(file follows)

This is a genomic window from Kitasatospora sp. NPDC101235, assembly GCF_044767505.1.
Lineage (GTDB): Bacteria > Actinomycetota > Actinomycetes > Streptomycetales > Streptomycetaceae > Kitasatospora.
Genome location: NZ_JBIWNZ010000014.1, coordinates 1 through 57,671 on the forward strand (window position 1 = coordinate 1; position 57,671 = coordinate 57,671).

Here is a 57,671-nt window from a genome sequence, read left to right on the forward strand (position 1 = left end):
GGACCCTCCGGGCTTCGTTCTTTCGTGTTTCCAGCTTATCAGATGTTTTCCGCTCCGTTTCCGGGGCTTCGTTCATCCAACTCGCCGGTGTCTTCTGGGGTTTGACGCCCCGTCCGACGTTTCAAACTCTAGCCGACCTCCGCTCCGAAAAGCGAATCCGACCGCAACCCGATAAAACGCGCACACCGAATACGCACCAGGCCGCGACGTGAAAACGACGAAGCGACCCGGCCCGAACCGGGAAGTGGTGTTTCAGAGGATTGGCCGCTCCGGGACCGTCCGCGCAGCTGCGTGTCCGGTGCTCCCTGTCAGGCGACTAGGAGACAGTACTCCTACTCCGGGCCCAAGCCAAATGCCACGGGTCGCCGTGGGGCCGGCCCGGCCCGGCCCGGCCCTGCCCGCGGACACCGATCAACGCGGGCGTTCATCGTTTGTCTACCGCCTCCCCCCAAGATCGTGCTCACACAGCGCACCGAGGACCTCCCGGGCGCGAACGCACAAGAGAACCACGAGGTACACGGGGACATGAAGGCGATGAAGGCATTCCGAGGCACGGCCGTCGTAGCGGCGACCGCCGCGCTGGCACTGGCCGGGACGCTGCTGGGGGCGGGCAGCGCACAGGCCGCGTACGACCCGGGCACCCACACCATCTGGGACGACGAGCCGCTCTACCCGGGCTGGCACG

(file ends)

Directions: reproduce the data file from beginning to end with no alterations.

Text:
This is a genomic window from Kitasatospora sp. NPDC101235, assembly GCF_044767505.1.
Lineage (GTDB): Bacteria > Actinomycetota > Actinomycetes > Streptomycetales > Streptomycetaceae > Kitasatospora.
Genome location: NZ_JBIWNZ010000014.1, coordinates 1 through 57,671 on the forward strand (window position 1 = coordinate 1; position 57,671 = coordinate 57,671).

Here is a 57,671-nt window from a genome sequence, read left to right on the forward strand (position 1 = left end):
GGACCCTCCGGGCTTCGTTCTTTCGTGTTTCCAGCTTATCAGATGTTTTCCGCTCCGTTTCCGGGGCTTCGTTCATCCAACTCGCCGGTGTCTTCTGGGGTTTGACGCCCCGTCCGACGTTTCAAACTCTAGCCGACCTCCGCTCCGAAAAGCGAATCCGACCGCAACCCGATAAAACGCGCACACCGAATACGCACCAGGCCGCGACGTGAAAACGACGAAGCGACCCGGCCCGAACCGGGAAGTGGTGTTTCAGAGGATTGGCCGCTCCGGGACCGTCCGCGCAGCTGCGTGTCCGGTGCTCCCTGTCAGGCGACTAGGAGACAGTACTCCTACTCCGGGCCCAAGCCAAATGCCACGGGTCGCCGTGGGGCCGGCCCGGCCCGGCCCGGCCCTGCCCGCGGACACCGATCAACGCGGGCGTTCATCGTTTGTCTACCGCCTCCCCCCAAGATCGTGCTCACACAGCGCACCGAGGACCTCCCGGGCGCGAACGCACAAGAGAACCACGAGGTACACGGGGACATGAAGGCGATGAAGGCATTCCGAGGCACGGCCGTCGTAGCGGCGACCGCCGCGCTGGCACTGGCCGGGACGCTGCTGGGGGCGGGCAGCGCACAGGCCGCGTACGACCCGGGCACCCACACCATCTGGGACGACGAGCCGCTCTACCCGGGCTGGCACG